Classes and Objects in Java – Fundamentals of OOPs

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One of the main challenges that programmers face while writing code is that while writing lengthy codes, the code becomes haphazard and unorganized. It becomes very difficult to debug and look for errors while checking them line by line. Here comes the concept of OOPs programming which basically helps the programmer organize the program in a proper way. In this article, we will learn about classes and objects in java, polymorphism, inheritance, encapsulation and abstraction in java.

What are OOPs?

OOPs stands for Object-Oriented Programming. As we all know that Java is an Object Oriented Programming Language. OOPs programming language tries to map our code with real-world entities like objects, methods, inheritance, abstraction, etc, making the code short and easier to understand. OOPs also makes our programs easier to maintain and debug.

Advantages of Using OOPs:

  • Reusability of code(DRY[Don’t Repeat Yourself] principle.)
  • Data Hiding
  • Privacy and Security to our code
  • Low Maintenance cost
  • High Readability

Main Principles of OOPS:

OOPs mainly consists of 6 principles:

  • Class
  • Object
  • Abstraction
  • Inheritance
  • Polymorphism
  • Encapsulation

There are few other sub principles of OOPs that we will discuss at the end. They include:

  • Coupling
  • Cohesion
  • Association
  • Aggregation
  • Composition

Let Us Discuss Each and Every Principle One by One:

Classes in Java:

A class is a logical entity or blueprint from which objects can be created. A class can be described as a group of objects having common properties. Classes in java contain: Fields, Methods, Constructors, Blocks, Nested Classes and interfaces.

Syntax of a Class:

class <class name>{
//Statements
}

Objects in Java:

An object is a real-life entity of a class. A class is a logical entity whereas an object is a physical entity. A class is defined as a template or blueprint, it is only when an object is declared that memory is assigned to the program. An object has a proper state and behaviour. Objects are also known as instances of a class.

Syntax of an object:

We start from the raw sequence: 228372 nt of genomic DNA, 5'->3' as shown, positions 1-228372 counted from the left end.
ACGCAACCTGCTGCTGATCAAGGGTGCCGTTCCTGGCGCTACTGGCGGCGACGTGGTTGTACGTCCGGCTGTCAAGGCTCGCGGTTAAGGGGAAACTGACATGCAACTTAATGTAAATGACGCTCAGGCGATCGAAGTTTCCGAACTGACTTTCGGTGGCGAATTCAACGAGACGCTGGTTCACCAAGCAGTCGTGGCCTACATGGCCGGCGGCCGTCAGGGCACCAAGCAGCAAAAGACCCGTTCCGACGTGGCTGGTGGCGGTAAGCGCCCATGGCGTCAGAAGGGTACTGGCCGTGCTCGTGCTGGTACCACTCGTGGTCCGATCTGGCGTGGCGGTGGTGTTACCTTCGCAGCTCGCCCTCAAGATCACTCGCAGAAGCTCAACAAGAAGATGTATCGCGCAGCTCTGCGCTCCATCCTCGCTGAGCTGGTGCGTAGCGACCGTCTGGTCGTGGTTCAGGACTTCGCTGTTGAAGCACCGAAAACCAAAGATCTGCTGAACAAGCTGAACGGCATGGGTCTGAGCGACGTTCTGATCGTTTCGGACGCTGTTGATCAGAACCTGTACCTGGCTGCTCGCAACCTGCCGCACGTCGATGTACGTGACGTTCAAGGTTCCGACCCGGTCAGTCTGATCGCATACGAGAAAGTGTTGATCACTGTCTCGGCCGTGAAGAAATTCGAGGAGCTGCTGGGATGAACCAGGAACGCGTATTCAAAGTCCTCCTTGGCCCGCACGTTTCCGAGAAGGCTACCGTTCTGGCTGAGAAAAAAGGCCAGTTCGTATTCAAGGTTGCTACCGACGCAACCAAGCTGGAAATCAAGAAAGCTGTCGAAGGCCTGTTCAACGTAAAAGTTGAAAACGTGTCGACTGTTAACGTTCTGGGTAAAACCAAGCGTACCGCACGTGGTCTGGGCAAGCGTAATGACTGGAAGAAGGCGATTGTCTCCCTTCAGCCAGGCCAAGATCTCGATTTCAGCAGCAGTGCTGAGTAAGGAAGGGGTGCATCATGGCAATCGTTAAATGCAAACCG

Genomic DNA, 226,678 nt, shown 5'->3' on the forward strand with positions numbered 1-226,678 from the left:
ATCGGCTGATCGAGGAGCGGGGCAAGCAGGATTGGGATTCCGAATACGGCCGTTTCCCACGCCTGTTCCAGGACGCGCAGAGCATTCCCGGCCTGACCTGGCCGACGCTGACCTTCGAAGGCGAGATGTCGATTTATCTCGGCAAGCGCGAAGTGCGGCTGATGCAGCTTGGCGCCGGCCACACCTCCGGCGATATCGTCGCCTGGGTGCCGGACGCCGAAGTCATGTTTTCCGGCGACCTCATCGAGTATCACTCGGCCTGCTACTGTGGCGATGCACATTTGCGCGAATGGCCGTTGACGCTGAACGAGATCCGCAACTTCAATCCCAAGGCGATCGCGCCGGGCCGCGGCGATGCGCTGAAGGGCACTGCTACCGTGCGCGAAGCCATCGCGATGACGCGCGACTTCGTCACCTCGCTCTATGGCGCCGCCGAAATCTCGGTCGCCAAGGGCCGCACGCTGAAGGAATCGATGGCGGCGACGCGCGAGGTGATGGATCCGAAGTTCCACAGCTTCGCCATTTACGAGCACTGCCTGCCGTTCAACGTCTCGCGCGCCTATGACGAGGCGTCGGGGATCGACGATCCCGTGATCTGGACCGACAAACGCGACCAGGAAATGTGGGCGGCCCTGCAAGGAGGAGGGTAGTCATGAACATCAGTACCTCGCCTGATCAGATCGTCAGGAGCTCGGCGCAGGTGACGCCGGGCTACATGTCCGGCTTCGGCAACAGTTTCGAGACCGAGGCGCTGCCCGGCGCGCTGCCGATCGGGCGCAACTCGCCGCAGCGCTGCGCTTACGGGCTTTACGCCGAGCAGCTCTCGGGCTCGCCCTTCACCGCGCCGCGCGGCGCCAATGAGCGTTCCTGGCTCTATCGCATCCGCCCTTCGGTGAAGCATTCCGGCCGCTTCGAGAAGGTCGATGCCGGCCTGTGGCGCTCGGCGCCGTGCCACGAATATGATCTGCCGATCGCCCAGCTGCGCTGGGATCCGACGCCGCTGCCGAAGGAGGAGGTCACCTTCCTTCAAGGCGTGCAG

<Class name> <Object name>= new <class name>();

Let us understand the relationship between classes and objects with a real-world example:

Suppose a student is filling an application form for an internship, he will fill the form and send it to the company. Here the application form is the class that contains fields like name, age, gender, etc which are the contents of the class. After the student fills the form, the final application of the student is known as the object.

Program to understand the above example:

package com.DataFlair.OOPS;
public class Internshipform
{
  String Name;
  int Age;
  String Gender;
  Internshipform(String name, int age,String gender) {
    this.Name = name;
    this.Age = age;
    this.Gender = gender;
  }
  public static void main(String args[]) {
    Internshipform obj1 = new Internshipform("Arka Ghosh", 21, "Male");
    Internshipform obj2 = new Internshipform("Aradhya Sarkar", 22, "Female");
    System.out.println("Name: " + obj1.Name);
    System.out.println("Age: " + obj1.Age);
    System.out.println("Gender: "+obj1.Gender);
    System.out.println("Name: " + obj2.Name);
    System.out.println("Age: " + obj2.Age);
    System.out.println("Gender: "+obj2.Gender);
  }
}

The output of the above Code:

Name: Arka Ghosh
Age: 21
Gender: Male
Name: Aradhya Sarkar
Age: 22
Gender: Female

Abstraction in Java:

Abstraction is the process of hiding implementation details from the end-user. In a programming language, we use a predefined object or previously created objects into another program without caring what that object contains, we only care about what it does. This type of implementation is known as abstraction.

Real-World Example of Abstraction:

We use mobile phones or smartphones to perform various tasks in our day to day life. Each application on the phone performs a specific task. We as users only care about what the application does, rather than focusing on how it does the task. This is known as abstraction.

In java, we can achieve abstraction through two processes:

  • Abstract Class[Partial Abstraction]
  • Interface[Complete Abstraction]